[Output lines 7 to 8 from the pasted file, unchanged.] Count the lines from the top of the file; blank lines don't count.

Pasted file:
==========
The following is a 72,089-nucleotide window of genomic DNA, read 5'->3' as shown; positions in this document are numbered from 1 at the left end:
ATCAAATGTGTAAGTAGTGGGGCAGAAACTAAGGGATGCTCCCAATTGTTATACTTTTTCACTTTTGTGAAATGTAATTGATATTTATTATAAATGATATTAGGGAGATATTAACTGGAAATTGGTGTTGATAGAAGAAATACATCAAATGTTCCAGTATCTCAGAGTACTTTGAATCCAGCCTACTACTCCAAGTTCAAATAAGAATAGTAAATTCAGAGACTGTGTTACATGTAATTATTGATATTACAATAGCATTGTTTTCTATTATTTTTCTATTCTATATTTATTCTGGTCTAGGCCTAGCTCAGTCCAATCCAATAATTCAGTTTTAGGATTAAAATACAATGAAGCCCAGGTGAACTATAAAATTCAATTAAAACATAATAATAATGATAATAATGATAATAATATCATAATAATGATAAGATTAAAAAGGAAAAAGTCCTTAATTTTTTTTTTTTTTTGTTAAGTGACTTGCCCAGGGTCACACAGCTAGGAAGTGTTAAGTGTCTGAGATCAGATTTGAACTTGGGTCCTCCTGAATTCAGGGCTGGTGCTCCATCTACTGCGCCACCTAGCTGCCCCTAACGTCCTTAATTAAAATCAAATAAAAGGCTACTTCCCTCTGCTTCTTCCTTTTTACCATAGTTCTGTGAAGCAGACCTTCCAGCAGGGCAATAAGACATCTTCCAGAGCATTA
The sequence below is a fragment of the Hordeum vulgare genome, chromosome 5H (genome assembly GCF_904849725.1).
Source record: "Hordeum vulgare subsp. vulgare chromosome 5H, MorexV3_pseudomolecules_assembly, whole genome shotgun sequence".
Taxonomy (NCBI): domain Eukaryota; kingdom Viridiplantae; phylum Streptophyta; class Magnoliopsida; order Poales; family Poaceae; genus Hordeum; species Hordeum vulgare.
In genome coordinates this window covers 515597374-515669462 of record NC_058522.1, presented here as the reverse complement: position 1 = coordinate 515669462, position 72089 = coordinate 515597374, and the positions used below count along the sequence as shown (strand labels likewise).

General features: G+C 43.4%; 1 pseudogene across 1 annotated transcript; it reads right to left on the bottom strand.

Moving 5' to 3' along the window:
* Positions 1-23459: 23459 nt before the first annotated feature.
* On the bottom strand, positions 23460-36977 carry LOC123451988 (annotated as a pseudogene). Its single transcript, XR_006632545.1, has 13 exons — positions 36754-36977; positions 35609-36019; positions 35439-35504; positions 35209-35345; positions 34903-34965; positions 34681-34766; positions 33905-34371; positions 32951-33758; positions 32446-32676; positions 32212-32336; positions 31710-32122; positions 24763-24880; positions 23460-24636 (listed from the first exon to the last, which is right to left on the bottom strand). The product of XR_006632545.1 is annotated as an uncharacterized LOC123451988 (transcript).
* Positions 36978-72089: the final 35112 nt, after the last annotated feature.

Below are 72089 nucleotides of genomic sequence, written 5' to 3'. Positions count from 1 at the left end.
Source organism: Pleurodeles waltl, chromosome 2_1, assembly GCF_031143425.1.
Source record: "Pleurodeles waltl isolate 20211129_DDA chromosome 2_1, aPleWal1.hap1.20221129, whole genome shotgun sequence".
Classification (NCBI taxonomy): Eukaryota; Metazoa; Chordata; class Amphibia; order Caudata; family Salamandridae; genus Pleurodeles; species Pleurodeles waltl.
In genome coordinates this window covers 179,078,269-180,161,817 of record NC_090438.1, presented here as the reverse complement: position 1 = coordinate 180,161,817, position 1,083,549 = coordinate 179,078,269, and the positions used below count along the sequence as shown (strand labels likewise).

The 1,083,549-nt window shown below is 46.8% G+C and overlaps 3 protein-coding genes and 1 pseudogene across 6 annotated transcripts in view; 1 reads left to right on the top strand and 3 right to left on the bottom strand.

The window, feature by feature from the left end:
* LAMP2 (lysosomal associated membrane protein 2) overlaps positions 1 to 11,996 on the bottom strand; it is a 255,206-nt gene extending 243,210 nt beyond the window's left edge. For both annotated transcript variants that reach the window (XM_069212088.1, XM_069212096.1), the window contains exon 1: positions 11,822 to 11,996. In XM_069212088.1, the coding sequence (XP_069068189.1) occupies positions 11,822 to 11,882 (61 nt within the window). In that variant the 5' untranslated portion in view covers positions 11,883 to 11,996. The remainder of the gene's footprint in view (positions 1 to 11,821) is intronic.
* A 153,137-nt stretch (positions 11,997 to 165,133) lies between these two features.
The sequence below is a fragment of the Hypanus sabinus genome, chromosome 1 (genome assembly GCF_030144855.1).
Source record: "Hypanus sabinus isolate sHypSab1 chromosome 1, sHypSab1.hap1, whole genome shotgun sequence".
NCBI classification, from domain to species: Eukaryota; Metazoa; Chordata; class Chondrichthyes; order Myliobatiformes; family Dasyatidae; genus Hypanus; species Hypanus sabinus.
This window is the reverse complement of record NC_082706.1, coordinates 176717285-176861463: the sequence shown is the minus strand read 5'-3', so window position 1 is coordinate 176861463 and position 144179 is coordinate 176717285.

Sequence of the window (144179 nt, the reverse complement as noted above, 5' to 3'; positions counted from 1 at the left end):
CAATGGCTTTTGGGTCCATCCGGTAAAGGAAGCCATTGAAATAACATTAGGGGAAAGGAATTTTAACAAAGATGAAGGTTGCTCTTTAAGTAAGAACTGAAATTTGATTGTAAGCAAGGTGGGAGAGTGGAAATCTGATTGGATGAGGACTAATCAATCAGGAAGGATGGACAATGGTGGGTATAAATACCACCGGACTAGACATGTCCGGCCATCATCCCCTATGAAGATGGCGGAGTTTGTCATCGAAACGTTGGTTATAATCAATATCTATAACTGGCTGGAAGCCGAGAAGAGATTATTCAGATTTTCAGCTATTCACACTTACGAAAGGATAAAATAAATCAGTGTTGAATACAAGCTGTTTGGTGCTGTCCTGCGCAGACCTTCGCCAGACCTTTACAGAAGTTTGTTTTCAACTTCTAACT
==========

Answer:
General features: G+C 43.4%; 1 pseudogene across 1 annotated transcript; it reads right to left on the bottom strand.

Moving 5' to 3' along the window: